Sunday, June 27, 2010

Farmers Swimming Hole

This is a very sweet place when the heat index is 95 and above.
Very isolated and only a few locals really know how to find it.   Today a few hay crews took advantage of it after loading hay all day.  Tomorrow is suppose to be even hotter.

Wednesday, June 16, 2010

Agricultural Emergency Response Training

Just when I had my entire summer planned I got accepted into a very intense training program.
In June, in Alabama, where the heat index is never below 95 degrees.

The State Veterinarian asked me to go in his place.   It is obvious to me now that he had NO idea what he was getting me into.

For 5 days I set my alarm for 4 am, went to breckfast and rode a bus to my very intense disaster classes.
The end of the day was around 9 pm.

These were not the kind of classes I have taken in the past.
I have attended Swiftwater Rescue classes where you plunge over a fast flowing dam and try to get yourself out.
I have taken Helicopter Rescue classes where you strap an injured horse into an Anderson sling and get it off a cliff.
I have taken High Angle rescue classes where you jump out of 8th story windows using just a harness and good knots.
 Oh No, this training was nothing like the 20 years of previous experiences.

This training was about agricultural terrorism and weapons of mass destruction.

Apparently there is some thought that the next act of terrorism will strike at our food system and this training brings together veterinarians, law enforcement, animal responders and others who are involved in rural areas where a large portion of our food comes from.  The training teaches us how to respond to an incident.
How to chose the correct kind of Personal Protection Equipment ( PPE ) and how to use very intricate survey and monitoring machines and equipment to detect for Chemical, Biological, Radiological, Nuclear and Explosive materials that may be found on a farm, feed lot, greenhouse, field or any other agricultural area after a terrorist incident.

Other tasks we were throughly trained for in this Ag-Ert class were:

Different kinds of PPE's--Level A thru Level E
Epidemiology, Disease Surveillance, Prevention, Control and Eradication
Crime Scene Preservation
Decontamination of Responders and Evidence
Animal Carcass Disposal

This class is suggested for Veterinarians ( required for State Vets ) , Vet techs, Ag Students, Law Enforcement, animal responders and anyone who is already involved with testing and monitoring our food systems.  Training was conducted both inside and outside in very "real" conditions.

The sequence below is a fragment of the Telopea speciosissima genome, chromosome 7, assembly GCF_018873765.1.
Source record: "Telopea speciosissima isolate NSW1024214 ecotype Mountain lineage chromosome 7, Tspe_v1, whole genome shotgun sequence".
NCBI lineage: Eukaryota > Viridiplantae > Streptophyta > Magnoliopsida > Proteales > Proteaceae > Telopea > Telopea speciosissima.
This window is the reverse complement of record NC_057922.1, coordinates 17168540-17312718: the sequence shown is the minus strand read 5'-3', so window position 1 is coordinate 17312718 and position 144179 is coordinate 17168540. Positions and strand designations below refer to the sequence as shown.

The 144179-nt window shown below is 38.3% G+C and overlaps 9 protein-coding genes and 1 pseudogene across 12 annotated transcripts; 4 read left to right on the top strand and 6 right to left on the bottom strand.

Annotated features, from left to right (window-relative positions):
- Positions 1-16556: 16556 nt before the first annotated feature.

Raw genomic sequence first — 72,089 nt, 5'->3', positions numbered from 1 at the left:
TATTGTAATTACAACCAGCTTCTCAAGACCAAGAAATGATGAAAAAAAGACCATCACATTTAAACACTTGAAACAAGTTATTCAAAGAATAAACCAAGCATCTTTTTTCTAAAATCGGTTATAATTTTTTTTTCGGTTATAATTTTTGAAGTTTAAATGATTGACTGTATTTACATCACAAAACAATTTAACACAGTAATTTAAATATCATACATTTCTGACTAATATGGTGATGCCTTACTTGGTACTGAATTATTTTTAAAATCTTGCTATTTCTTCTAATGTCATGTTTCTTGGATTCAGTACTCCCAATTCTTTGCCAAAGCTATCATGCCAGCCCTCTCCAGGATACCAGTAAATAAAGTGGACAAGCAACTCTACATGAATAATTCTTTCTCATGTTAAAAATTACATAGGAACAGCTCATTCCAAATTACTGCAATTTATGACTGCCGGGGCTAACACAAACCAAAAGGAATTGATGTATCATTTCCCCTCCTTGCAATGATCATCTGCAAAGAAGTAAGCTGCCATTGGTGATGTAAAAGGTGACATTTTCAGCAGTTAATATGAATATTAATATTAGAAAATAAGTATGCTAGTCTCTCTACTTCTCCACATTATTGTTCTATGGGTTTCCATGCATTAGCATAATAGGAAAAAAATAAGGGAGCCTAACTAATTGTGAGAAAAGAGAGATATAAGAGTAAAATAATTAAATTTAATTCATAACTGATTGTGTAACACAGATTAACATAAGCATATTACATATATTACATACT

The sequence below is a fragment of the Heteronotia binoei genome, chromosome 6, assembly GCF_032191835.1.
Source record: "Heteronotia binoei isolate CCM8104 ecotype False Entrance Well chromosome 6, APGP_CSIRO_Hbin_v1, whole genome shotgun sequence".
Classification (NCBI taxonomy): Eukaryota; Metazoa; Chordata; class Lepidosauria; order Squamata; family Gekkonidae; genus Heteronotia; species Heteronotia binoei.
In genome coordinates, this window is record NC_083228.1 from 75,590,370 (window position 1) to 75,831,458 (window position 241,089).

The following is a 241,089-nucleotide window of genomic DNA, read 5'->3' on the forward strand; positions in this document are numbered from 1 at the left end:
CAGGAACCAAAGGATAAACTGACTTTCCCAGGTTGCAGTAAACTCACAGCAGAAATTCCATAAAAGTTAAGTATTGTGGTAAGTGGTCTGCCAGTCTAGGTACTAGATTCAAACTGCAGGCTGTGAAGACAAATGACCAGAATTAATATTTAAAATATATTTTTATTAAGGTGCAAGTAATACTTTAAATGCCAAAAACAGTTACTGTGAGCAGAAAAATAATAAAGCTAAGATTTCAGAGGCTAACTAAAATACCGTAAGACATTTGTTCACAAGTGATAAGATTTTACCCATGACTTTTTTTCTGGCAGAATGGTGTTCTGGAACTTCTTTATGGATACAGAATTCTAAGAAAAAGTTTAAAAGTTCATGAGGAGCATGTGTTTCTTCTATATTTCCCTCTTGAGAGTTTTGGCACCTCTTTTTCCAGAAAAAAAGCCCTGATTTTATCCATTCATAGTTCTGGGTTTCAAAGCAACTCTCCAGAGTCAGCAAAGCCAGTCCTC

To sign up for this class, go to:

PLEASE spread the word.

Thursday, June 3, 2010

Thursday Surprise

I called the herd this morning.   They were eager to answer.   As the herd came down the hill, I counted heads and tails and found an extra head.

A cute head.  A red head.  A bull calf head.

The 3 year old cow, Sunset, had a good looking boy.   He was really goofy and came right over to me to check me out.  He was probably born at sunset yesterday.  Appropriately.

We have been waiting since April for the last 2 cows to calves.  I check on them every day and there is never any change in their udders...until 3 days ago.  Sunset's udder started to get just a little larger and then I knew it would be soon.   Ahhhh relief.     One more cow to go.

Apparently the bull had a squabble with these 2 cows and waited until the last possible moment to breed them.

In November the vet who did all the cows pregnancy checks warned us there were 2 cows who were going to be "exceptionally late" calvers this year.

The last cow due is the one behind the new calf.

Anyone want to make a guess WHEN this cow is going to have her calf ?

The person who guesses the closest date gets a pint of pure Vermont maple syrup.

Don't be shy!!!   Make your best prediction in the comments section.

Guess the gender of the calf, if you would like to as well.

Go at it!

Wednesday, June 2, 2010

Tears and Trout

The best medicine for grieving is to stay busy.

With that in mind I took my semi housebound friend, Bonnie, for a fishing adventure.
Our tradition has been to find one "secret" unknown fishing place, per year.
We have found some really incredible places in the past.